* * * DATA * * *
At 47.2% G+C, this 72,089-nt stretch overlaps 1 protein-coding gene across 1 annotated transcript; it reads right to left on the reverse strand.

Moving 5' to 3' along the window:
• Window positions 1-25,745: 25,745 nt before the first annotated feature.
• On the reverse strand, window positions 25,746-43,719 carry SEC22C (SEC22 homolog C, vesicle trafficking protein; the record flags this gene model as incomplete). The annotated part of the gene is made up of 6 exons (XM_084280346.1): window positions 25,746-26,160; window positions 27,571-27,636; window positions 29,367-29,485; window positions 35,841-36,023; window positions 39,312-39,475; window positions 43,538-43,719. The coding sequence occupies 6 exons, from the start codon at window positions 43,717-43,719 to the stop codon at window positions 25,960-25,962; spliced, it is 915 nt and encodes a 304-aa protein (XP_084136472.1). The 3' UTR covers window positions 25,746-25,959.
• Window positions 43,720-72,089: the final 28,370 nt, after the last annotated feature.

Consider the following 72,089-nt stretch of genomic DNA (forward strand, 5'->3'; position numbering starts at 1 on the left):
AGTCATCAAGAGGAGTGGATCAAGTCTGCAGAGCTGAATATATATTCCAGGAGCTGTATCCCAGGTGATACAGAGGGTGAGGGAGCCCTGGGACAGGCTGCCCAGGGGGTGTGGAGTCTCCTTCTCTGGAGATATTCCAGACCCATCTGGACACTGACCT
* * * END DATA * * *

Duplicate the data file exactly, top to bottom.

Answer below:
At 47.2% G+C, this 72,089-nt stretch overlaps 1 protein-coding gene across 1 annotated transcript; it reads right to left on the reverse strand.

Moving 5' to 3' along the window:
• Window positions 1-25,745: 25,745 nt before the first annotated feature.
• On the reverse strand, window positions 25,746-43,719 carry SEC22C (SEC22 homolog C, vesicle trafficking protein; the record flags this gene model as incomplete). The annotated part of the gene is made up of 6 exons (XM_084280346.1): window positions 25,746-26,160; window positions 27,571-27,636; window positions 29,367-29,485; window positions 35,841-36,023; window positions 39,312-39,475; window positions 43,538-43,719. The coding sequence occupies 6 exons, from the start codon at window positions 43,717-43,719 to the stop codon at window positions 25,960-25,962; spliced, it is 915 nt and encodes a 304-aa protein (XP_084136472.1). The 3' UTR covers window positions 25,746-25,959.
• Window positions 43,720-72,089: the final 28,370 nt, after the last annotated feature.

Consider the following 72,089-nt stretch of genomic DNA (forward strand, 5'->3'; position numbering starts at 1 on the left):
AGTCATCAAGAGGAGTGGATCAAGTCTGCAGAGCTGAATATATATTCCAGGAGCTGTATCCCAGGTGATACAGAGGGTGAGGGAGCCCTGGGACAGGCTGCCCAGGGGGTGTGGAGTCTCCTTCTCTGGAGATATTCCAGACCCATCTGGACACTGACCT